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hay,
im starting to learn about computer hardware/software lately.. but there a few questions that i have on mind...

1.where do I cahnge the BIOS settings on my computer? and when would I need to do that?
2. i have a CD-RW DvD , and hard disk.. what is the best confiuration for them in the primary and secondary drives?
3- Ive read about CMOS a bit.. but dont really get what it is .. can anybody explain to me, in simple vocab, what it is ?
4-I would be grateful.. if someone told me where i can find good (free) programming tutorials on the net for ( VC++, Java , HTML).

Note: i dont know if thats helpful to answer my questions .. but my processor is Pentium 4 Intel, and i have 128MB for RAM and my OS is Win XP..
Thanx

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Last Post by DMR
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1)
Usually to access the BIOS you have to press a key or a combination, this usually could be the DEL, F1, F2 keys. When you boot up your pc, on the very first screen that is displayed it should tell you what key to press. You should really only need to access the BIOS if you want to change you boot device order, or overclocking.

2)
What i would have is the Hard drive as the Primary master, the CD-RW as the Seconday Master and the DVD as the Secondary Slave

3)
CMOS is the the battery that hold the data for the BIOS.

4)
).A Google search found these results.


Hope this help:)

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Thanks alot..
I have another question it's not related to the HW but hope i get some answer
..
how can i change a file type? for example, if i have a PDF file how can i convert it to a DOC file? or the opposite?
do i just change its extension..?
thanks

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CMOSis the the battery that hold the data for the BIOS.

Not quite.

CMOS itself is a special memory chip on your motherboard (it is not part of your RAM) which stores certain system configuration information used by the BIOS. CMOS stands for Complimentary Metal Oxide Semiconductor, which is the name of the particular type of transistor circuitry that the CMOS chip is constructed of.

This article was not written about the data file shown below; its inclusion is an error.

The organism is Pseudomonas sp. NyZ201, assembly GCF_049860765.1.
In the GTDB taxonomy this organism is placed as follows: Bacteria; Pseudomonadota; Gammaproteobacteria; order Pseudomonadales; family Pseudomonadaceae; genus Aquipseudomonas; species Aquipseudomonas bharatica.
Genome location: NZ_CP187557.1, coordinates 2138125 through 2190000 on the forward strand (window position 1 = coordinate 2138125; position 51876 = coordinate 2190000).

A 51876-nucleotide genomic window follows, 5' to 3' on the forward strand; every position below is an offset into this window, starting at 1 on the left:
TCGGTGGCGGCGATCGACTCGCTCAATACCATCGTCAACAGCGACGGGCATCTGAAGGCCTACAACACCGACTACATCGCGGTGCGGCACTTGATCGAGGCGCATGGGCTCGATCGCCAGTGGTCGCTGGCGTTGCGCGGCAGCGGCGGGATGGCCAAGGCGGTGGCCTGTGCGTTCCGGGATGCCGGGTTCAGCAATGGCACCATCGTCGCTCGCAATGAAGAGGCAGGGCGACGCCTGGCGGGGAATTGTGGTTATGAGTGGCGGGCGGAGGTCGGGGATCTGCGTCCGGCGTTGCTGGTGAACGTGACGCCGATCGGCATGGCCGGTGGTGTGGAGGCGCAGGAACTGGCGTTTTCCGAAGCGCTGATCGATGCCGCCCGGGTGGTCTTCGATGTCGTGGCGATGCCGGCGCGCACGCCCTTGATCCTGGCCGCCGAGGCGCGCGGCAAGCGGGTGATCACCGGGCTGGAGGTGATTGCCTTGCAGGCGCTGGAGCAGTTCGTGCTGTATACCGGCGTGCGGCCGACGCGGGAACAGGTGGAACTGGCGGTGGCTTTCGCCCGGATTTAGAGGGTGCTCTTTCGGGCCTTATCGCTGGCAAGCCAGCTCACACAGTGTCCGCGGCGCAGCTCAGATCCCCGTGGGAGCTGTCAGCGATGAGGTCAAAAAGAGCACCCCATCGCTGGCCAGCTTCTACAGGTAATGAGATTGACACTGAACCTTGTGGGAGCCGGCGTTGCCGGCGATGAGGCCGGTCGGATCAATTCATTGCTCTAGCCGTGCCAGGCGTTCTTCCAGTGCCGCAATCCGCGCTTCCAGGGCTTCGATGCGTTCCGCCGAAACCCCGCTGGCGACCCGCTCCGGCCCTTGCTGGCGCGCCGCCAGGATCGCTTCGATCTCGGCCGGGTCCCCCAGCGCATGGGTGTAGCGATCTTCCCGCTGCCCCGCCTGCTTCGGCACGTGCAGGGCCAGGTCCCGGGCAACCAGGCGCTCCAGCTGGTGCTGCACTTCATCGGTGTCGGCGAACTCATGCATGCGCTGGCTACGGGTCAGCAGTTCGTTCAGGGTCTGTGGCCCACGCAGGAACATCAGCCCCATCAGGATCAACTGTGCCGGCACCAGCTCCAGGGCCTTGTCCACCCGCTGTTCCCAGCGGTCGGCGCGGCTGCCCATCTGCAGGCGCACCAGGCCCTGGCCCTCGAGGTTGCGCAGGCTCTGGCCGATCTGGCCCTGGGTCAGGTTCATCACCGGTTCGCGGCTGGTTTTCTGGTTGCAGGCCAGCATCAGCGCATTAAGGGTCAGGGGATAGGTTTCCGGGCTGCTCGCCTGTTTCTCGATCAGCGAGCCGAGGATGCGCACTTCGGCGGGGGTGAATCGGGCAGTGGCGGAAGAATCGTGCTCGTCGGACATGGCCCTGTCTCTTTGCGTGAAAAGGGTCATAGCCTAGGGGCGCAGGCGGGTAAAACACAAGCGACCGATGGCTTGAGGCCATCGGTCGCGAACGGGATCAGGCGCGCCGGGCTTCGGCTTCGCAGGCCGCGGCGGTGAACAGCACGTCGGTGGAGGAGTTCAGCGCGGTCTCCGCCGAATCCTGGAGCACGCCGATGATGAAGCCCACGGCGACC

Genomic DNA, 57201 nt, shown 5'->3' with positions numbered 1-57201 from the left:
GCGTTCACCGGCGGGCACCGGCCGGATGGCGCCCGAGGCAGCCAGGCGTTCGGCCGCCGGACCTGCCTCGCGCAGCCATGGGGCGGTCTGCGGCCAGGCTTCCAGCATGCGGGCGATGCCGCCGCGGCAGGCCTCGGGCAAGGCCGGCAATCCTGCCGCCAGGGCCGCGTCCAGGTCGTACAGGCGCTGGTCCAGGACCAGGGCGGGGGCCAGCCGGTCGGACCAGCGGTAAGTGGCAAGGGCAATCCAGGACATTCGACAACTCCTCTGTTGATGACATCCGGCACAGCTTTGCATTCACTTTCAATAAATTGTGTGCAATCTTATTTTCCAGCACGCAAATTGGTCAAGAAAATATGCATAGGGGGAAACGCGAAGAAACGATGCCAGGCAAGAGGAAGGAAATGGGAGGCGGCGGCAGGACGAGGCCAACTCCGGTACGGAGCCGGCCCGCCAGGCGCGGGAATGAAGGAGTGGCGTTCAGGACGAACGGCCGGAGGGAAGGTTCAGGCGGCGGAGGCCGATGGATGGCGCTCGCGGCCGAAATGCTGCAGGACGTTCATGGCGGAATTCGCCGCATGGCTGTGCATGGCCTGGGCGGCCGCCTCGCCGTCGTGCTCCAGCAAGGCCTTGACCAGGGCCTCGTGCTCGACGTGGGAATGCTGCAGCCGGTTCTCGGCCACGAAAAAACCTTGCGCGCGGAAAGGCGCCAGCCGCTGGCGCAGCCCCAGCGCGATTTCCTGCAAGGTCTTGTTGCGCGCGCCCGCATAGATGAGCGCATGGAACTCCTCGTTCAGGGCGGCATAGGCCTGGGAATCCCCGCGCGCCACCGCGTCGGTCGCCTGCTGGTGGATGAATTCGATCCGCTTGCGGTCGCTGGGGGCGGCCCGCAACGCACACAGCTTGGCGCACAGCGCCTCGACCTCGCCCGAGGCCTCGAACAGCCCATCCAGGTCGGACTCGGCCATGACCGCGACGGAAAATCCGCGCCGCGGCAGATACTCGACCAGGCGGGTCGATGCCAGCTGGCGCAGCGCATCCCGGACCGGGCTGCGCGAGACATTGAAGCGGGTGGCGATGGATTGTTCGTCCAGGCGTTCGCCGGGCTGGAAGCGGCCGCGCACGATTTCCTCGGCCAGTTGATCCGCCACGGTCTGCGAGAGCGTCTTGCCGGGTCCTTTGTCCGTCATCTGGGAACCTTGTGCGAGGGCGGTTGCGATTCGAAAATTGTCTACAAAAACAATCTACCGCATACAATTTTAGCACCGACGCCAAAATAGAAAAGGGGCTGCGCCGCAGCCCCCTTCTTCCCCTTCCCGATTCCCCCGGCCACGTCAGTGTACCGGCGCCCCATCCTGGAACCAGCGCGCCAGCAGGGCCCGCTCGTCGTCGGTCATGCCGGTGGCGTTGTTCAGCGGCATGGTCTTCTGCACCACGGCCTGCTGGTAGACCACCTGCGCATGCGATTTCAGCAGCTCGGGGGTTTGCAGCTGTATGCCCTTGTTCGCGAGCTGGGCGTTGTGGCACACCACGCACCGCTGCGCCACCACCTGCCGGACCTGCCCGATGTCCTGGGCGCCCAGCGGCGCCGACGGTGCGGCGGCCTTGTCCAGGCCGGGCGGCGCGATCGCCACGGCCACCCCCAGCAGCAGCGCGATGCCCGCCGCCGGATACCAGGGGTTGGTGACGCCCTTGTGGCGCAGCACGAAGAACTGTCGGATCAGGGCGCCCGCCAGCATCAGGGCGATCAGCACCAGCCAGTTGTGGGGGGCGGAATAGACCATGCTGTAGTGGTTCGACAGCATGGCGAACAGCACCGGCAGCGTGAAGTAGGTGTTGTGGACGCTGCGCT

When people refer to the CMOS battery, they're talking about a battery on the motherboard which supplies a very small trickle charge to the CMOS memory chip so that the information in the memory gets retained even when the computer is unplugged for prolonged periods of time.

CMOS batteries have a pretty long lifetime (years), but they do eventually need to be replaced. The classic sign that your CMOS battery has died is that the computer suddenly stops keeping the correct date/time through reboots or extended periods of being powered off.

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CMOS batteries have a pretty long lifetime (years), but they do eventually need to be replaced. The classic sign that your CMOS battery has died is that the computer suddenly stops keeping the correct date/time through reboots or extended periods of being powered off.

Other than the time/date being uncorrect, is there any other way.. like for example error messages that would indicate that the CMOS battery is dying?
Thanks,

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You wont get any messages from Windows, and you may or may not see any messages from the BIOS at bootup.

If the computer is an older model, refuses to keep the date/time settings, and you know the battery has never been changed, you should probably just replace it. The batteries are cheap, and it's usually pretty easy to change them out.

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